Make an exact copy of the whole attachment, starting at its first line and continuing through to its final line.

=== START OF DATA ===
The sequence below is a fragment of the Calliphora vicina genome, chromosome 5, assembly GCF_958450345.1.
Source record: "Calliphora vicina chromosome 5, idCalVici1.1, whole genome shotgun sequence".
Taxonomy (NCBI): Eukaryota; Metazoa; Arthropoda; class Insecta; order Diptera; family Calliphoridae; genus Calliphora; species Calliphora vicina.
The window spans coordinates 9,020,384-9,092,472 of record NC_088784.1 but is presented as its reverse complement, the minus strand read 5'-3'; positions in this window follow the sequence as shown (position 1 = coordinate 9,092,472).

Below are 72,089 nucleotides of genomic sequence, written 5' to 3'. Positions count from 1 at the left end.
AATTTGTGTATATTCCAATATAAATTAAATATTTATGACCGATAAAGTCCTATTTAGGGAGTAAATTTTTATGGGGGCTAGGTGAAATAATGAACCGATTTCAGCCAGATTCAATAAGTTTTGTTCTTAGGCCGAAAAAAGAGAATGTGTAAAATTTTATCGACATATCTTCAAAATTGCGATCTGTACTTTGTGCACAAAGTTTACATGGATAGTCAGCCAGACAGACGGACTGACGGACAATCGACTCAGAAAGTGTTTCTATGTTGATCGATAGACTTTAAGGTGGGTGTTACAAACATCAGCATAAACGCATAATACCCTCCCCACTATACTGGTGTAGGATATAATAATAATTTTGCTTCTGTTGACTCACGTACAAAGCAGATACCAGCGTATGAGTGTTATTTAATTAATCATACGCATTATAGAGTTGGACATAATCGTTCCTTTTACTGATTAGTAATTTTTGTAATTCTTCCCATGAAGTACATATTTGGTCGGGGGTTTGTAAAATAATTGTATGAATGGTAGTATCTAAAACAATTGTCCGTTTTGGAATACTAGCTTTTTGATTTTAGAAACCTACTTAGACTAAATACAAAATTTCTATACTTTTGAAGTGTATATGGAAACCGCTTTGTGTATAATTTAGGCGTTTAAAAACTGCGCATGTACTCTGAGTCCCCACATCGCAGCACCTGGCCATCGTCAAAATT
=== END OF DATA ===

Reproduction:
The sequence below is a fragment of the Calliphora vicina genome, chromosome 5, assembly GCF_958450345.1.
Source record: "Calliphora vicina chromosome 5, idCalVici1.1, whole genome shotgun sequence".
Taxonomy (NCBI): Eukaryota; Metazoa; Arthropoda; class Insecta; order Diptera; family Calliphoridae; genus Calliphora; species Calliphora vicina.
The window spans coordinates 9,020,384-9,092,472 of record NC_088784.1 but is presented as its reverse complement, the minus strand read 5'-3'; positions in this window follow the sequence as shown (position 1 = coordinate 9,092,472).

Below are 72,089 nucleotides of genomic sequence, written 5' to 3'. Positions count from 1 at the left end.
AATTTGTGTATATTCCAATATAAATTAAATATTTATGACCGATAAAGTCCTATTTAGGGAGTAAATTTTTATGGGGGCTAGGTGAAATAATGAACCGATTTCAGCCAGATTCAATAAGTTTTGTTCTTAGGCCGAAAAAAGAGAATGTGTAAAATTTTATCGACATATCTTCAAAATTGCGATCTGTACTTTGTGCACAAAGTTTACATGGATAGTCAGCCAGACAGACGGACTGACGGACAATCGACTCAGAAAGTGTTTCTATGTTGATCGATAGACTTTAAGGTGGGTGTTACAAACATCAGCATAAACGCATAATACCCTCCCCACTATACTGGTGTAGGATATAATAATAATTTTGCTTCTGTTGACTCACGTACAAAGCAGATACCAGCGTATGAGTGTTATTTAATTAATCATACGCATTATAGAGTTGGACATAATCGTTCCTTTTACTGATTAGTAATTTTTGTAATTCTTCCCATGAAGTACATATTTGGTCGGGGGTTTGTAAAATAATTGTATGAATGGTAGTATCTAAAACAATTGTCCGTTTTGGAATACTAGCTTTTTGATTTTAGAAACCTACTTAGACTAAATACAAAATTTCTATACTTTTGAAGTGTATATGGAAACCGCTTTGTGTATAATTTAGGCGTTTAAAAACTGCGCATGTACTCTGAGTCCCCACATCGCAGCACCTGGCCATCGTCAAAATT